New Pluggable Form-Factors

Qing Xu

As data centers are built and reimagined to support higher-bandwidth computing, storage and content delivery services, the components used to connect them will also need to changeand edge-mount pluggable modules are a good example.


What are Pluggable Modules?

Developed to support telecom and data communications applications, edge-mount pluggable cages on network equipment provide standard interfaces so that pluggable modules can be inserted and adapted. Pluggable modules can be active (consume power) or passive (do not consume power), and the transmission media can be copper or optical fiber, following industrial networking standards (e.g. Ethernet, Fibre Channel, InfiniBand).


10G SFP+ (1 electrical lane) and 40G QSFP+ (6 parallel electrical lanes) pluggable modules have been a great market success for years. The same mechanical form factors (SFP28 and 100G QSFP28) have been adopted to support 25G single lane and 4× 25G parallel lanes.


Different physical media can support cost-effective, optimized interconnects for different reaches and data center architecture:

  • Twinax direct-attached copper (-CRx) for intra-rack interconnects, up to 5 m reach
  • Multimode fiber (-SRx) interconnects, up to a few hundred meters reach
  • Singlemode fiber (-PSM, -DRx, -FRx, -LRx) interconnects, up to 10 km reach

Note: 'x' represents the number of electrical parallel lanes in the PMD (physical media dependent) sublayer.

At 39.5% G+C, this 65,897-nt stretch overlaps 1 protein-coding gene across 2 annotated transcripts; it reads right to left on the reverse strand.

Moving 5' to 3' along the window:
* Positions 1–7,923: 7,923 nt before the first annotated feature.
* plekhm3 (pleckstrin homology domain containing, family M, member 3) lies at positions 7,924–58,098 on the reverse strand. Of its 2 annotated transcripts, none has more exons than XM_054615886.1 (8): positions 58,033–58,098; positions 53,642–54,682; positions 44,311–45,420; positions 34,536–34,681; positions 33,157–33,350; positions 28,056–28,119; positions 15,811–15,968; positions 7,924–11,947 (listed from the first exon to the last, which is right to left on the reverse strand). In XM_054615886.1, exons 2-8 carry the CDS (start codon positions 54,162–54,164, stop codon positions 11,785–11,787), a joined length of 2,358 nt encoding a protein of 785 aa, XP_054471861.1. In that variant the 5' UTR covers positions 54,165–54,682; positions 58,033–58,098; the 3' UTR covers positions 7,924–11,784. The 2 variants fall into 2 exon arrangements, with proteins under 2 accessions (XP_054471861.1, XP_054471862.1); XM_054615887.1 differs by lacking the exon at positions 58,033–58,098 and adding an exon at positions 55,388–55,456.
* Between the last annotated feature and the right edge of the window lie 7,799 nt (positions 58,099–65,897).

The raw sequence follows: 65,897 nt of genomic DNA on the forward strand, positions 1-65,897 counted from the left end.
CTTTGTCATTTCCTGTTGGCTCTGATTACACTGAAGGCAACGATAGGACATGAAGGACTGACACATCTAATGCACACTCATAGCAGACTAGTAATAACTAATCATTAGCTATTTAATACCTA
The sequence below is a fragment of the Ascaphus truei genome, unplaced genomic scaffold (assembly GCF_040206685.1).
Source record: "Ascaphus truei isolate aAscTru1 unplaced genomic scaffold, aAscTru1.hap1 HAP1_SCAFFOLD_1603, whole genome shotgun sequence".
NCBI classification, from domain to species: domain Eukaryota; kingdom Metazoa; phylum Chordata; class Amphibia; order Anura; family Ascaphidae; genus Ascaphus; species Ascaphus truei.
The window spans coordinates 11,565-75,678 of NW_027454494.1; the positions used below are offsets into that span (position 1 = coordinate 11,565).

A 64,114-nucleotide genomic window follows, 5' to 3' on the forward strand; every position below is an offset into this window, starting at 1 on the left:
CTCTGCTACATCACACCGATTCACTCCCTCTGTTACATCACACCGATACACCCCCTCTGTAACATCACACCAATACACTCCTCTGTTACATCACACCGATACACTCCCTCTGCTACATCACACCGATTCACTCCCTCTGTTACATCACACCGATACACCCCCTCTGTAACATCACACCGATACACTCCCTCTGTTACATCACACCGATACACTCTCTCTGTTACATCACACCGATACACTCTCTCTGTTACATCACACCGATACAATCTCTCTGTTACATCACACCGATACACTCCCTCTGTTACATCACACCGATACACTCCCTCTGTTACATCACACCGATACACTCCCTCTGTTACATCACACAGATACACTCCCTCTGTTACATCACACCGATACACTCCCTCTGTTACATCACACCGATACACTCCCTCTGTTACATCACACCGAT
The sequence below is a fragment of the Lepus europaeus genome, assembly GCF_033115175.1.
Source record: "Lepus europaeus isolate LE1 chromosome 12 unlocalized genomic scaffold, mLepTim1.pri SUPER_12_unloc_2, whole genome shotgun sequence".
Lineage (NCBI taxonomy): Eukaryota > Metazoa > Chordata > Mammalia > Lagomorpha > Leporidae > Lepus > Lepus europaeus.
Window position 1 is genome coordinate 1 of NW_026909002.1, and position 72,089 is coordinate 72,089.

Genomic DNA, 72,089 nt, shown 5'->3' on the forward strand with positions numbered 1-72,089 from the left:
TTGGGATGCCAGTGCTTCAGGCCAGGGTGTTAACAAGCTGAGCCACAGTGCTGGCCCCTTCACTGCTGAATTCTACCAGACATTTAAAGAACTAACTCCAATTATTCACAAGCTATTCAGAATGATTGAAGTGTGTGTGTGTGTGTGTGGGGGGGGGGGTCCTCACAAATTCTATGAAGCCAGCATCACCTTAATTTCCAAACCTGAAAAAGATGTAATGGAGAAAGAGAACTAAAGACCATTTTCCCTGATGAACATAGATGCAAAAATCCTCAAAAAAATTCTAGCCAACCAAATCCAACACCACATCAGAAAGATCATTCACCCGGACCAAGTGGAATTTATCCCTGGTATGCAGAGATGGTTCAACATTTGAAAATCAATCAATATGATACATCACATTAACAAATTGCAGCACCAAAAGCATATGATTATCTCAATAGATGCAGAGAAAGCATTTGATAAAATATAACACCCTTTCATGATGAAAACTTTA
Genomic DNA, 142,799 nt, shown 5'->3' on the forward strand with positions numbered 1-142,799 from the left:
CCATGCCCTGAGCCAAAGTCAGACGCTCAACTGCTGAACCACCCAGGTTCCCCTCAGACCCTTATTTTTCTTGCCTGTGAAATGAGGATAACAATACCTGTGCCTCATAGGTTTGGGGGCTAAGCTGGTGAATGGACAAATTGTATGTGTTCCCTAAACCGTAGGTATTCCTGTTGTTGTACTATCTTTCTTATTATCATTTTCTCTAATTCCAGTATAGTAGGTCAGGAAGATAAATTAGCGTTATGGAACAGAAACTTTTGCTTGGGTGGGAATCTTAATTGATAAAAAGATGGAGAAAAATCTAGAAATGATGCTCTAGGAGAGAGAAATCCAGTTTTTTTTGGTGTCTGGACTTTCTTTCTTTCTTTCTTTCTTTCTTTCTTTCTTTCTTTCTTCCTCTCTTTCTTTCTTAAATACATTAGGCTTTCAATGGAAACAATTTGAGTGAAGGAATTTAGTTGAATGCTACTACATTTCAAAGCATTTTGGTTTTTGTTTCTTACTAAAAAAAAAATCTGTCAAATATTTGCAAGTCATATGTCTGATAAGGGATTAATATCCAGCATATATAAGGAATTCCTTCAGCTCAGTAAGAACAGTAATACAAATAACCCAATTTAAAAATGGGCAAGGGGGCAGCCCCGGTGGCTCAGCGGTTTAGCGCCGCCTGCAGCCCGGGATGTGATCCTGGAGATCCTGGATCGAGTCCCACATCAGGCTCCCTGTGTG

New Pluggable Form-Factors & Faster Ethernet Speeds

At 200G and 400G, however, the data transmission technology development (NRZ modulation format) and conventional one-lane SFP and four-lane QSFP form factors can no longer keep pace with imminently high bandwidth requirements.


PAM4 modulation format has been adopted for 50G (and beyond) serial electrical and optical links to combat serious signal integrity degradation at higher frequencies.

NRZ vs PAM4 Modulation Graphic 


New eight-lane form factors (QSFP-DD and OSFP) have been invented to support 8× 25G and 8× 50G PAM4 signaling to support 200G and 400G ports.




QSFP-DD supports the same faceplate density and is backward compatible with QSFP modules, with a maximum power rating of 14W.


OSFP Parallel Data Transmission Image


OSFP supports eight-lane parallel data transmission with efficient heat dissipation for a wide range of interconnect applications, including metro data center interconnects, with a maximum power rating of 16W.


Smaller-sized, higher-density pluggable form-factors, such as µQSFP and SFP-DD, have been invented to increase switch faceplate I/O density. Cost-optimized form-factors, such as RCx, are available to simplify the pluggable design for high-volume, intra-rack passive copper connectivity.


A new form factor—RCx (RC1, RC2, RC4)—has been introduced as a low-cost passive copper connector and cable system, specifically designed for intra-rack connectivity (<3 m) in 25G, 50G and 100G Ethernet. 


This new design has several advantages over the most popular SFP and QSFP pluggables for large-volume, intra-rack, server-to-switch interconnects:

  • It supports simple, low-cost, low-power, passive direct-attach copper (DAC) only, without power, re-timers, EEPROMs or I2C interfaces.
  • It requires much less board space for the pluggable cage, simplifying the switch & network adaptor design & cost
  • No need for additional breakout cable design


Watch out for future blog posts on related topics including:

  • The evolution of high-speed interface & Ethernet switches
  • Layer 0 copper connectivity
  • Layer 0 fiber connectivity
  • The ubiquity of 100G Ethernet
  • Optical fiber cabling migration toward 100G, 200G, 400G & 800G Ethernet